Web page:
How ‘Shrek’ Became My Generation’s Cult Classic Of Choice

There are a significant number of 21st century cultural properties that have been elevated to cult status through canonisation in the online world of memes and GIFs: some deservedly (Muppets Most Wanted, The Cat in the Hat); some not so much (the entire filmographies of Shia LaBoeuf and M. Night Shyamalan). Yet nothing, NOTHING, has come to rule the collective hearts of my generation (b. 1997, graduated high school 2015/2016) like the Shrek franchise. Now the Shrek films are undoubtedly great family comedies (I’d rank ‘em 2–3–1–4, fight me!), but do they deserve their position as the de facto Favourite Kids’ Films of today’s twentysomethings; this century’s Mary Poppins or Raiders of the Lost Ark? I’m not so sure they do.

After all, we’re talking about four 90-minute comedies filled with overt scatology, tiresome (and now dated) pop culture references and a handful of cross-dressing jokes that seem a little un-PC in the current climate (Shrek 2, the best of the series, was only the 4th best animated film of 2004, thanks to The Incredibles, The Polar Express and the first Spongebob movie). Nonetheless, it’s perfectly easy to understand why they’ve aged so well in the memories, and in the Shitposting groups, of my peers. Firstly, the Shrek voice cast is an assembly of comedians who entertained and amused previous generations to no end: Mike Myers’ Austin Powers was the Shrek of the 1990s (if only there were memes back then), Eddie Murphy was a box office champ for almost two decades before the first Shrek, while Monty Python’s Eric Idle and John Cleese, Dame Julie Andrews, Millennial multihyphenate Justin Timberlake, Jennifer Saunders and Antonio Banderas all contribute to the series. Myers must now regret putting all his proverbial eggs in the family comedy basket in the early 00s, it essentially killed his film career, but at the time it must’ve seemed like a win-win: keeping his name alive, be it printed above the image of an animated ogre, and raking in big cash for minimal work.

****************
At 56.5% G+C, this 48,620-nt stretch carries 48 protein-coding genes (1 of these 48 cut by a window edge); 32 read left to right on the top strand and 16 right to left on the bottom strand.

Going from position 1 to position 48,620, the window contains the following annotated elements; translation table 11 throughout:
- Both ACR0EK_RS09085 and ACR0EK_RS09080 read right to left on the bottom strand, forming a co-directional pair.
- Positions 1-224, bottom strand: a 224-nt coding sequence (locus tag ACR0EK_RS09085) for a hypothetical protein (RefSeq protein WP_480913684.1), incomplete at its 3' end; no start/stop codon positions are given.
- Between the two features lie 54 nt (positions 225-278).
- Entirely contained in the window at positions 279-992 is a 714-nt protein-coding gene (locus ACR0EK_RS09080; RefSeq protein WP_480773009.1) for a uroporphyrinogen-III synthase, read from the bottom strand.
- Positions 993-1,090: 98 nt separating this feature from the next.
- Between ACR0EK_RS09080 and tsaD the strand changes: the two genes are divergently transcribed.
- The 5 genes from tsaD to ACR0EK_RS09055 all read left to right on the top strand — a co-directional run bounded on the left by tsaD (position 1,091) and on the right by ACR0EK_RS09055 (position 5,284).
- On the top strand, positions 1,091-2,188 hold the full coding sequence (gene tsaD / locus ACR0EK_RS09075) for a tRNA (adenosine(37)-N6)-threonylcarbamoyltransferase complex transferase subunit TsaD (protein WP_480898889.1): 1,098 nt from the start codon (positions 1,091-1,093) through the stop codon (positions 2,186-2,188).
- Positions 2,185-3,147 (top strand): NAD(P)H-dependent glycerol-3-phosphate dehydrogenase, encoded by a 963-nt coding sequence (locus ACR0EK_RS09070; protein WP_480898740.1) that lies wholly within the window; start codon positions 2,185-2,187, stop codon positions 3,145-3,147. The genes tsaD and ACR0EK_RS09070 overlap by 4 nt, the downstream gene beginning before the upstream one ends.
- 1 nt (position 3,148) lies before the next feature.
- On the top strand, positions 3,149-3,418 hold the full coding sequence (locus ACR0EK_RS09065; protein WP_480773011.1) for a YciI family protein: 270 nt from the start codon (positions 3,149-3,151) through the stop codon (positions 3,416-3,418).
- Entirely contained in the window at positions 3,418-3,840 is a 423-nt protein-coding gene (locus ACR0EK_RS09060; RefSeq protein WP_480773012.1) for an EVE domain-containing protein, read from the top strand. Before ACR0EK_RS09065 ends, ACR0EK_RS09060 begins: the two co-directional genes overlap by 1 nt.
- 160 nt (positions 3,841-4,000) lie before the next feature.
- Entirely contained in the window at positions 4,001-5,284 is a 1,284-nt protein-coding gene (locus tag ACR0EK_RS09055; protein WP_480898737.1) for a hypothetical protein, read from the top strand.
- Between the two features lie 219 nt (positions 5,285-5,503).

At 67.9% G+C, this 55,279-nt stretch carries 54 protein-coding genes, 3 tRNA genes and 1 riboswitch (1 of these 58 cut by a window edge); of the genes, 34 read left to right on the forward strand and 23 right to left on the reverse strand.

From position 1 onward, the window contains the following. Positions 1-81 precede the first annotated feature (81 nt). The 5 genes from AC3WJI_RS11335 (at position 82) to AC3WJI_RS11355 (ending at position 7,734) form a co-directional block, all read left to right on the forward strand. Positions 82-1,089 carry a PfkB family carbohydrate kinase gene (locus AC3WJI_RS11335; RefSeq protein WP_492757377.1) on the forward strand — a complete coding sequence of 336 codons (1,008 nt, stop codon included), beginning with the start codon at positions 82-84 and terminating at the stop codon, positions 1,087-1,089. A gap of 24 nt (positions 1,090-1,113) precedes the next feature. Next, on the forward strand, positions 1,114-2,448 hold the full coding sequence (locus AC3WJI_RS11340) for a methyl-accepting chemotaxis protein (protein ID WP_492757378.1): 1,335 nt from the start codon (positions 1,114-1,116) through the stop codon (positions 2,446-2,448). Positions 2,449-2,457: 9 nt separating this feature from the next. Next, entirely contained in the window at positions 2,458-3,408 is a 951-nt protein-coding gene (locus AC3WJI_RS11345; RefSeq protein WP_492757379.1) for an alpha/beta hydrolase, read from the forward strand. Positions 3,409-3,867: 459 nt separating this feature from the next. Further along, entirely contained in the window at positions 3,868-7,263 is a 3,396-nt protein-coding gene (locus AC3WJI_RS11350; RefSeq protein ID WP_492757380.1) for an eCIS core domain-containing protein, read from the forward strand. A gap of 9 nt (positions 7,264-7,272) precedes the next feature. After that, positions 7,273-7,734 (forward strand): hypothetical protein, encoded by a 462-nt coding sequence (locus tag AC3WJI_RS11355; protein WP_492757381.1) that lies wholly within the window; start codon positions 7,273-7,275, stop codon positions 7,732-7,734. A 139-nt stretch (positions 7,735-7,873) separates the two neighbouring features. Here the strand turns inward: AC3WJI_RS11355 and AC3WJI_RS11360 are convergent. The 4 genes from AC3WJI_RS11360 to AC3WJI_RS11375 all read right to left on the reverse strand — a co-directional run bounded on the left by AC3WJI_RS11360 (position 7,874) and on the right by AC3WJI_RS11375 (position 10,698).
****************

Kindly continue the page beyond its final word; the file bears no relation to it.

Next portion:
What has allowed the Shrek meme phenomenon to explode so broadly is the series’ relative lack of self-reflexive comedy. In smaller circles, I experience a dedicated meme culture around Community, Arrested Development, 30 Rock, SpongeBob Squarepants and such (and, conversely, the mocking of the Star Wars prequels’ pofacedness), but buying into ‘the joke’ in the case of these shows requires a lot more time and commitment than with Shrek. It’s pretty hard to keep up with what’s currently the in vogue theme of Spongebob memes; whereas in Shrek’s case, the pool of concepts is fairly narrow. The quotes are known far and wide, because everybody watched the films hundreds of times in their infancy. The selection of music in the Shrek films, largely chosen to facilitate an Original Motion Picture Soundtrack CD release, sometimes borders on absurd in its heavy-handedness and contrast to the levity of the story. Smash Mouth’s “All Star” is the most obvious example of a breakout track from the Shrek soundtrack, but there are endless potential jokes about the unnecessarily serious choices elsewhere: “Hallelujah”, “Changes”… the list goes on. Shrek hits an endearing sweet-spot between knowingness and naiveté, it’s a franchise it’s impossible not to feel warmly towards. A fifth Shrek is supposedly in the works; it’ll likely be my generation’s equivalent of the Trainspotting sequel or the Twin Peaks revival. And it will surely provide us with thousands of new memes.

“That’s a niiice boulder.”